Fuck Heroin. FUCK. IT.
That’s what I want to say when I get a phone call from a crying son, daughter, husband, wife, girlfriend, or boyfriend telling me their loved one has died from an overdose. But I don’t say that. I don’t say it because it’s impolite and I’m supposed to be the even minded professional to your grief clouded bereavement.
But, “I’m sorry for your loss” and “my deepest condolences” just don’t work when a 19-year-old daughter was found in the basement of her friend’s house after two stints in rehab and five months clean. This was supposed to be the beginning of her life, not the horrible end.
Or, what do I say to the sixteen-year-old son who wants me to call him as soon as I get his mom to the funeral home because “that will be the first time in my life that I’ll know exactly where she’s at”.
Or, what do I say to the 30-year-old wife with three kids and no income, little support and now she has no husband.
Fuck it. FUCK HEROIN. That’s what I want to say.
How about the parents who tell me, “I’m glad it’s over. I haven’t slept in years, but last night I actually slept because I knew he wasn’t out hurting himself or someone else.”
Or the parents who tell me with blank expressions that they had absolutely no idea their daughter was using. That she was excelling in college, holding a steady relationship with her boyfriend, working part-time and now she’s on our morgue table.
What do I say to the young husband who tells me, “We don’t have any money for a funeral, she blew our savings and her life on this relapse.”
How do I respond when that very same young husband follows it up with, “how do I explain this to my kids?”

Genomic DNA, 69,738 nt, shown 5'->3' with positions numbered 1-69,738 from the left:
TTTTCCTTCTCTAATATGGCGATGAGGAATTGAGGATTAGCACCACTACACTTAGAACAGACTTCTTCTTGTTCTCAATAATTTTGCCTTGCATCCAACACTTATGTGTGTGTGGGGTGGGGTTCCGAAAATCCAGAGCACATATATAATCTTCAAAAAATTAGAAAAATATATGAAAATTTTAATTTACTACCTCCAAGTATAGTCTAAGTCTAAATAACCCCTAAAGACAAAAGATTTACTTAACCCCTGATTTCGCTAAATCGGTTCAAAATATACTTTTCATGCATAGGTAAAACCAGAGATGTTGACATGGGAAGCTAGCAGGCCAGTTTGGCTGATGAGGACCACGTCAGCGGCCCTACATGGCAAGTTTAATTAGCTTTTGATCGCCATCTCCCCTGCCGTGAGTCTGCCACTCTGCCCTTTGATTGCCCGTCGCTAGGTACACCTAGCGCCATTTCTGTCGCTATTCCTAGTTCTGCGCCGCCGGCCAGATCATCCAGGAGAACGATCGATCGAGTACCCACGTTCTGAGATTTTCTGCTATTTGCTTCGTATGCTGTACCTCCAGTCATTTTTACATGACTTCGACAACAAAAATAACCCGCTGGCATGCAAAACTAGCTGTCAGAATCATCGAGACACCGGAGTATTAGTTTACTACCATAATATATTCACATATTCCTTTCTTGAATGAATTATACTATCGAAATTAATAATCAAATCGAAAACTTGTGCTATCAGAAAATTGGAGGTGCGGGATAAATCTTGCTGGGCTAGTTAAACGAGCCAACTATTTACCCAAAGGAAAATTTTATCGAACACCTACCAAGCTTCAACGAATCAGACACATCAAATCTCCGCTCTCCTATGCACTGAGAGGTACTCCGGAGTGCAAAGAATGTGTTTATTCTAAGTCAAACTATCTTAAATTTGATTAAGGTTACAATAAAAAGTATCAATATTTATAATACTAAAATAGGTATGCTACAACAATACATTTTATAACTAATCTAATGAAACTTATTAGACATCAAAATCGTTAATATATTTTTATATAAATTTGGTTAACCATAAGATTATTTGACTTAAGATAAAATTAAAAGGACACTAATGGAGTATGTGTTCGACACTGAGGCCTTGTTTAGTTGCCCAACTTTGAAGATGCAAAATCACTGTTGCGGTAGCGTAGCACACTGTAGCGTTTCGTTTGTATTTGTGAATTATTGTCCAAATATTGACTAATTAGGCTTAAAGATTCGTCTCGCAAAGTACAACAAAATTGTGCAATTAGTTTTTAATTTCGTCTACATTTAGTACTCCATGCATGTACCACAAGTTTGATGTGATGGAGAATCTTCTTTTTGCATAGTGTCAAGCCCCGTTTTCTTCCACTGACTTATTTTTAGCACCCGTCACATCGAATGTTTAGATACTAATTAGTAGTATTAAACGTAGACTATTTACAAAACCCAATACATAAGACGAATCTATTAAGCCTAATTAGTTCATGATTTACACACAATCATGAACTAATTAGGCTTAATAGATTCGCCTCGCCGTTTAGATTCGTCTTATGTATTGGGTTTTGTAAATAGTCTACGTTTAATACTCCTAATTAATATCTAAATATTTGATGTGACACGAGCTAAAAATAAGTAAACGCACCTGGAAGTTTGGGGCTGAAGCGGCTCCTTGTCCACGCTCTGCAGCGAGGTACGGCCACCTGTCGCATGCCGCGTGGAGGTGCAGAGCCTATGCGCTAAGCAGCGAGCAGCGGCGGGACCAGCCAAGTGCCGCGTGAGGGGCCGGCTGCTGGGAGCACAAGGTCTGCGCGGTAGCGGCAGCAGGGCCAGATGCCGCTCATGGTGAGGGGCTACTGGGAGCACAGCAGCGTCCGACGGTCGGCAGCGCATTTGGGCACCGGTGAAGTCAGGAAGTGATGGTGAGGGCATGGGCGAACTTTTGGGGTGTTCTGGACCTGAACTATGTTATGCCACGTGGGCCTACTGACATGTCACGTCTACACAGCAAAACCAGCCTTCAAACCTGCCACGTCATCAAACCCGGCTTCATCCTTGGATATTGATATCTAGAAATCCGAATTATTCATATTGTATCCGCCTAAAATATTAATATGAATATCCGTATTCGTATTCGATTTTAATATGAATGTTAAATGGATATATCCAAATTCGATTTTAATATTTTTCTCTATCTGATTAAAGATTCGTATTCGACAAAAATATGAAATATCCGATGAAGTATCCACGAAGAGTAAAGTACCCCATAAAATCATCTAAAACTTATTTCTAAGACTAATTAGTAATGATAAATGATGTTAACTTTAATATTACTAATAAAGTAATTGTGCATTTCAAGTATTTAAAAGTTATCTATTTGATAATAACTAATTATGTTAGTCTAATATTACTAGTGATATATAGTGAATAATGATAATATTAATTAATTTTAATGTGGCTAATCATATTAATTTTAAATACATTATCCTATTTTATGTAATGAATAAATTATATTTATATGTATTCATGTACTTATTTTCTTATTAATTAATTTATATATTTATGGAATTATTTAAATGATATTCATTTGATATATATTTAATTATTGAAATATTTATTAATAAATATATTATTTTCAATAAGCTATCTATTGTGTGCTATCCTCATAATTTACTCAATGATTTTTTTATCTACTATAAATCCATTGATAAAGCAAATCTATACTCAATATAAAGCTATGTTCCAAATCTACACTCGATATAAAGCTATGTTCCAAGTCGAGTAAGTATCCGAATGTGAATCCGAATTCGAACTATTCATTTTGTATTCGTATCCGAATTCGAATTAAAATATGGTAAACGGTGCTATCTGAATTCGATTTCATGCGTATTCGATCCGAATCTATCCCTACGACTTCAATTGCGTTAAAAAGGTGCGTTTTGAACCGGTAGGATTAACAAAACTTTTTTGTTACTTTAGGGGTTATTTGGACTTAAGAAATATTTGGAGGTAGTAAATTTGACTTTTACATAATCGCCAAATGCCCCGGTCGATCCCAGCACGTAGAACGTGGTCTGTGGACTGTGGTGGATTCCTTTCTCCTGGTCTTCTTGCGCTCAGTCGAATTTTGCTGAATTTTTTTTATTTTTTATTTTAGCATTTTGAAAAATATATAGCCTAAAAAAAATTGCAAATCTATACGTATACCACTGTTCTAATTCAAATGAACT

And then there are the times when the body has been left somewhere, abandoned by so called friends, and it’s starting to decompose. “Can I just see my dad one more time?” the young man asks. “Yes, you can,” I say, “but this doesn’t look like the man you expect to see.” The son replies, “That’s fine. I haven’t seen him in five years so I don’t have any expectations.”
FUCK HEROIN. I’m getting tired of these stories. I’m tired of unstitching and embalming autopsied bodies that are discolored and broken down by addiction. I’m tired of hearing the empty cries of “My, baby, my baby! How did this happen?” How did we get here?” when the mother sees her son in a casket. I’m tired of children asking, “what happened to mommy?” and “when will she wake up?” at funerals.
I’m getting tired of these stories. I know addiction is a disease. I understand that shame is never the path to healing. There’s no shame here towards the addict. The enemy is very clear. We can all agree that this particular disease, this particular addiction is worthy of our most harsh, most striking, most caustic curse words we can find.
For all the fatherless and motherless children I’ve served …
For all the widows and widowers I’ve walked with through the valley …
For all the bereaved parents now childless …
For all the individual lives you’ve stolen, all the futures you’ve killed, and all the love you’ve grieved …
I raise my middle finger to you, heroin.
I rarely use curse words. I usually try to make my words more beautiful. This book has a mixture of both:
Perhaps one of the best and healthiest coping mechanisms we can use in the face of intense tragedy is “benefit-finding”. When life is spiraling out of control and meaning is hard to find, we can find some substance by attempting to find good in tragedy … or by attempting to make good come from out of the tragedy.
The picture below is of 20 year old Jeramie who died from an overdose. The photo was taken by Jeramie’s father Mike. And Mike is using this photo to show how devastating drugs and drug addiction can be. He posted the photo and message on his facebook page and it has since gone viral.